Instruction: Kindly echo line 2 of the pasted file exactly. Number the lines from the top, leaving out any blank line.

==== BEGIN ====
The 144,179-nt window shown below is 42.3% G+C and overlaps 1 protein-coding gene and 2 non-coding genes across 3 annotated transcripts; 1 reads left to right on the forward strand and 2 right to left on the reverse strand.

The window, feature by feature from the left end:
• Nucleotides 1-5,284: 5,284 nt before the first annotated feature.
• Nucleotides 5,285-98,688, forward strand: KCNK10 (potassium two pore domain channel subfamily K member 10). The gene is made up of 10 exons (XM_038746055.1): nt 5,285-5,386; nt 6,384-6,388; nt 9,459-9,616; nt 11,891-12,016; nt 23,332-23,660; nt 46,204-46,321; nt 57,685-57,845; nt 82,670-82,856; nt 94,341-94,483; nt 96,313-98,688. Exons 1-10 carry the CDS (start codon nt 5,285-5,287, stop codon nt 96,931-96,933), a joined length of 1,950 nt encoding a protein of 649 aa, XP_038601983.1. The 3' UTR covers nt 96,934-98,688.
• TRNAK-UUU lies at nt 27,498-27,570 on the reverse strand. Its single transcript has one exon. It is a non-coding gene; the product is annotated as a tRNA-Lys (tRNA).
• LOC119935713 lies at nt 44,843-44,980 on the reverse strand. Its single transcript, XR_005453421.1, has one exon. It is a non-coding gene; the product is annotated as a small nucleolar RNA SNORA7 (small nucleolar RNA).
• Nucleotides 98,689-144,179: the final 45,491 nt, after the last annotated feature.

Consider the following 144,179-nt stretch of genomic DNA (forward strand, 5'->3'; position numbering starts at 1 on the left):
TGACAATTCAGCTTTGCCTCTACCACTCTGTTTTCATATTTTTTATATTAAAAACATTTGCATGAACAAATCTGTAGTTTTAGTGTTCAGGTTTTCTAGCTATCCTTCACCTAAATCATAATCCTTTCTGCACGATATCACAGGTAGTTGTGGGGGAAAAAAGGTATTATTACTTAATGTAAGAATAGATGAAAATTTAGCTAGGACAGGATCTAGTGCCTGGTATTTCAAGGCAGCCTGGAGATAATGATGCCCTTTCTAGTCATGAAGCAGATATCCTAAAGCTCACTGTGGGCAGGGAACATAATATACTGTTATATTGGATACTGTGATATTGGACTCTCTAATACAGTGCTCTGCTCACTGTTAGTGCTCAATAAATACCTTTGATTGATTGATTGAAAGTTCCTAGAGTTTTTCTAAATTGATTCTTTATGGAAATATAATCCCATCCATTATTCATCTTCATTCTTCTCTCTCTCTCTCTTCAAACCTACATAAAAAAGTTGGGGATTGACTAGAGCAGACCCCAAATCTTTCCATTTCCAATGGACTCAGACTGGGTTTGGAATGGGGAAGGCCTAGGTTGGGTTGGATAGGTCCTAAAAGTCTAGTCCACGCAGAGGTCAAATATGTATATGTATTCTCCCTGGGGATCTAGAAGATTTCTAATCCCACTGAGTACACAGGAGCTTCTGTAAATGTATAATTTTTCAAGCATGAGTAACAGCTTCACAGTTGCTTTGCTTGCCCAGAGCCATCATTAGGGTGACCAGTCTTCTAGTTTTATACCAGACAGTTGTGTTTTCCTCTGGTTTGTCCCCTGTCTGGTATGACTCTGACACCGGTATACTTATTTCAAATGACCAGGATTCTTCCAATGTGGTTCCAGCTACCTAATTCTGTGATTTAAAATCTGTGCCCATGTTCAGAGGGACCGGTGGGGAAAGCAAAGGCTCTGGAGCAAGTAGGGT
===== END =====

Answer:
The window, feature by feature from the left end: